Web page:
Throughout my life I’ve just thought it was one of those things. You eventually catchup, move to high school get your GCSEs, go to college, get a job and live your life however you want. Even achieving these things, I still thought nothing of it. Until now. Emotion waved over me and after a few minutes of crying we had an open chat about how things had affected me when I was younger and began speaking about the future and moving forward.
A Flood of Emotions
I was fitted with two hearing aids which was a bit unnerving. I always envisioned having one and being able to hide it easily by styling my hair to one side. The Audiologist demonstrated how to wear them, helped me practice removing and refitting them, and how to make them comfortable. The thought of having two hearings aids was overwhelming and again we had an emotional moment. We stopped everything and my Audiologist explained that the reason I need two is because there’s barely a difference in my left and right ear, and for certain tones I’m on the border of being profound. She asked my concerns, we discussed them openly and talked about the first six weeks and the mental/emotional impacts to expect. Hearing loss can cause grief, anger, denial and anxiety. Losing your hearing can make you feel like you lost part of your identity and can cause feelings of sadness and depression. It is common to avoid situations where it is difficult to hear in order to avoid feeling stress, anxiety, and embarrassment about your hearing loss and I’ll admit I’ve done it far too many times. You can feel fatigued because straining to hear properly demands more of your energy. People with hearing loss often feel physically exhausted at the end of the day due to the effort of trying to hear and make sense of what people are saying.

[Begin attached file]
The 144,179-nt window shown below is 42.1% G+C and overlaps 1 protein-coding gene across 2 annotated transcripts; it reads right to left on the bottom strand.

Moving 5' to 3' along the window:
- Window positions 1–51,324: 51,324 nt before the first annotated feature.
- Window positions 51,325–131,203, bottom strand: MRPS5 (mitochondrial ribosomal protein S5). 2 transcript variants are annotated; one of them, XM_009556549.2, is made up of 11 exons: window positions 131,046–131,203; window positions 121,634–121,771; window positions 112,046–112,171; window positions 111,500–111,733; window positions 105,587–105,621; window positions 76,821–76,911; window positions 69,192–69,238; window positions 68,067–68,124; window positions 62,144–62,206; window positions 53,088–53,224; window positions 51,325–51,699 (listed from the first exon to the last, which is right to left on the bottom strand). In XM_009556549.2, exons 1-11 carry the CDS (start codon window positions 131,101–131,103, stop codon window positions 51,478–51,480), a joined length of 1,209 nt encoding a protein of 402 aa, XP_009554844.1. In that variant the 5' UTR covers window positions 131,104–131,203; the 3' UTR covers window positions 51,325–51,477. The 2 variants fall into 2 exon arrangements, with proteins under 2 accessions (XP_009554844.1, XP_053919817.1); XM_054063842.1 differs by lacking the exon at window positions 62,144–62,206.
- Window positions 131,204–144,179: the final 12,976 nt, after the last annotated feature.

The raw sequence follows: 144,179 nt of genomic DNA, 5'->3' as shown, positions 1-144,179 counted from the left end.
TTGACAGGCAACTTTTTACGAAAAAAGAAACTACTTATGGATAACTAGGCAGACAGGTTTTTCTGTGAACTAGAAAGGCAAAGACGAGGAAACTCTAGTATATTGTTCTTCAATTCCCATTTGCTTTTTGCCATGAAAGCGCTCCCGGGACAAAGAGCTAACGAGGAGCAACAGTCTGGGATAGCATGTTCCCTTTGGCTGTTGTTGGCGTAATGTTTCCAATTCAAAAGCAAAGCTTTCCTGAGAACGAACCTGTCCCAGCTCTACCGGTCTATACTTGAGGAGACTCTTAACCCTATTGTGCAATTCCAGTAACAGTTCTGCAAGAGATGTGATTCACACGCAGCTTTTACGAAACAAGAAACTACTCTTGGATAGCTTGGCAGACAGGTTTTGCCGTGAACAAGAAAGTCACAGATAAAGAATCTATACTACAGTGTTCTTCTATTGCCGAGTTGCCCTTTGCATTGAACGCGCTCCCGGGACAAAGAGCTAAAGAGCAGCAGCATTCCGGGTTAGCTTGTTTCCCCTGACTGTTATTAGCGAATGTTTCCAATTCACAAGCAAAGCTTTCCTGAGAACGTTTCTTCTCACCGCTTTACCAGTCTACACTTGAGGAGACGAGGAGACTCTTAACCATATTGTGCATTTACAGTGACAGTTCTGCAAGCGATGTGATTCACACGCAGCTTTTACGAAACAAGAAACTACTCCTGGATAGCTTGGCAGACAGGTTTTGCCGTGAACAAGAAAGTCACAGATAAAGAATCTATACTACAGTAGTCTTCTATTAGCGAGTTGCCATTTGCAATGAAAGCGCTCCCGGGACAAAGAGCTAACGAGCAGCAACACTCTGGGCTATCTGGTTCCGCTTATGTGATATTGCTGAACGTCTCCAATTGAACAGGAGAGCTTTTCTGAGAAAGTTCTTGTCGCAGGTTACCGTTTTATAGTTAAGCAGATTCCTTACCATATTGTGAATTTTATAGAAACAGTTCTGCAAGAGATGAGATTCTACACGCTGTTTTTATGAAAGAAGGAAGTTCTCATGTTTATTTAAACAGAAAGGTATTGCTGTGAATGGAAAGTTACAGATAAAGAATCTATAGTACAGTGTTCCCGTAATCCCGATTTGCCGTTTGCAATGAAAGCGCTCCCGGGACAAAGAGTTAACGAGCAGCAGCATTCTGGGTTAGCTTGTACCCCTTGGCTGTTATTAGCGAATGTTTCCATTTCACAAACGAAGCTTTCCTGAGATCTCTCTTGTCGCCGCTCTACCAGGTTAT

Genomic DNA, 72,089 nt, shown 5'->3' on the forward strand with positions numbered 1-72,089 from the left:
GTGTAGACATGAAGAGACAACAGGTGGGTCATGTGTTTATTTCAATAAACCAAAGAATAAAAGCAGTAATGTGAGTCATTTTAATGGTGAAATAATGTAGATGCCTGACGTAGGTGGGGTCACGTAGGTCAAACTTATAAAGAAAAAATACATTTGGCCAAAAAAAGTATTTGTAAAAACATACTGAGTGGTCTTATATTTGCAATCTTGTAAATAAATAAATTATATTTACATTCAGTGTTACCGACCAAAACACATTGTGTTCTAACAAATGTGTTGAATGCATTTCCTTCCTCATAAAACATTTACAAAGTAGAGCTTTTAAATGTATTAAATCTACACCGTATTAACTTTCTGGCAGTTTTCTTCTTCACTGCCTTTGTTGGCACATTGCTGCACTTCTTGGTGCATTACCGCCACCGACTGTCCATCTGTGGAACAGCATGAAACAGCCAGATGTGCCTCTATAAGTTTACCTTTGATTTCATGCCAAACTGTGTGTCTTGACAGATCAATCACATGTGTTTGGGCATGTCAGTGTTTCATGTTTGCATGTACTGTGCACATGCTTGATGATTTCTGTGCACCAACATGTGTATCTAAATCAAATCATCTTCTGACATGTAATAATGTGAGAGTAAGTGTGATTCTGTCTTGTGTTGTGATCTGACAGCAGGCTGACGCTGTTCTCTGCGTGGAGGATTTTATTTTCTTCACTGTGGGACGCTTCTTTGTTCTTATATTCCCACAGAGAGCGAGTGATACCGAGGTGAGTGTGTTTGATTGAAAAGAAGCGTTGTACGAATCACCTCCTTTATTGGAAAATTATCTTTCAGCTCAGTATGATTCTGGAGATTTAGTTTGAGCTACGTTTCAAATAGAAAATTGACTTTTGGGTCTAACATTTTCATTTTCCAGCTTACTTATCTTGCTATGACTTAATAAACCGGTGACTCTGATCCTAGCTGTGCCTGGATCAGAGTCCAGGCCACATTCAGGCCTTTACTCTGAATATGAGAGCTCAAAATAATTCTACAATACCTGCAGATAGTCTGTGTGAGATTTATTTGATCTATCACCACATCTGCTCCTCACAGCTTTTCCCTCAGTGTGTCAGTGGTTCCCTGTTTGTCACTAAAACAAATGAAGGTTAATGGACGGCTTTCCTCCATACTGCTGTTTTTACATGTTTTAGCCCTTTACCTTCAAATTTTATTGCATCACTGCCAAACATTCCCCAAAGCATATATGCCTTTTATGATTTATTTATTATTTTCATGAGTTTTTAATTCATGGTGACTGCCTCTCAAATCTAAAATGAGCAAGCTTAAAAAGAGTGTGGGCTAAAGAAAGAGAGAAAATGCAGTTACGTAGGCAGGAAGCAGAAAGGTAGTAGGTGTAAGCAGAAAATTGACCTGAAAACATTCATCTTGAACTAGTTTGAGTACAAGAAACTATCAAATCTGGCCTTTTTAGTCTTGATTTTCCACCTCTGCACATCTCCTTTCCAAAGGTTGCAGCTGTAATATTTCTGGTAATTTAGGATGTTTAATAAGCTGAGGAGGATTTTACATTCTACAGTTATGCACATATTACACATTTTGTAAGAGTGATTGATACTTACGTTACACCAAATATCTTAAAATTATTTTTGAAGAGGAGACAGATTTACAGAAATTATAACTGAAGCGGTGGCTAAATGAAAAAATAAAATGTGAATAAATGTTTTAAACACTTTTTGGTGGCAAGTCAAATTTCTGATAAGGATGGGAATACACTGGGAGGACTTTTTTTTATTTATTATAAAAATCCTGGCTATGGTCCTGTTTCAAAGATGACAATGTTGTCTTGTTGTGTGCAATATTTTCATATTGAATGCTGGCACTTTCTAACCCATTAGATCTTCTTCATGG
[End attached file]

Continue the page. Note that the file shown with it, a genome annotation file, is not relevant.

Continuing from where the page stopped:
There has been a few moments when I think how are other people going to react? Are people going to treat me differently? Will people notice my hearing aids and shout their conversation at me? How are my Godsons going to react to these new weird devices? How will I eventually navigate parenting with two hearing aids? What have I missed out on so far? But it’s part of the process and part of breaking the Stigma. Luckily, I have a great support network around me, thanks to family, friends and colleagues, who have all been incredibly supportive so far.
A New World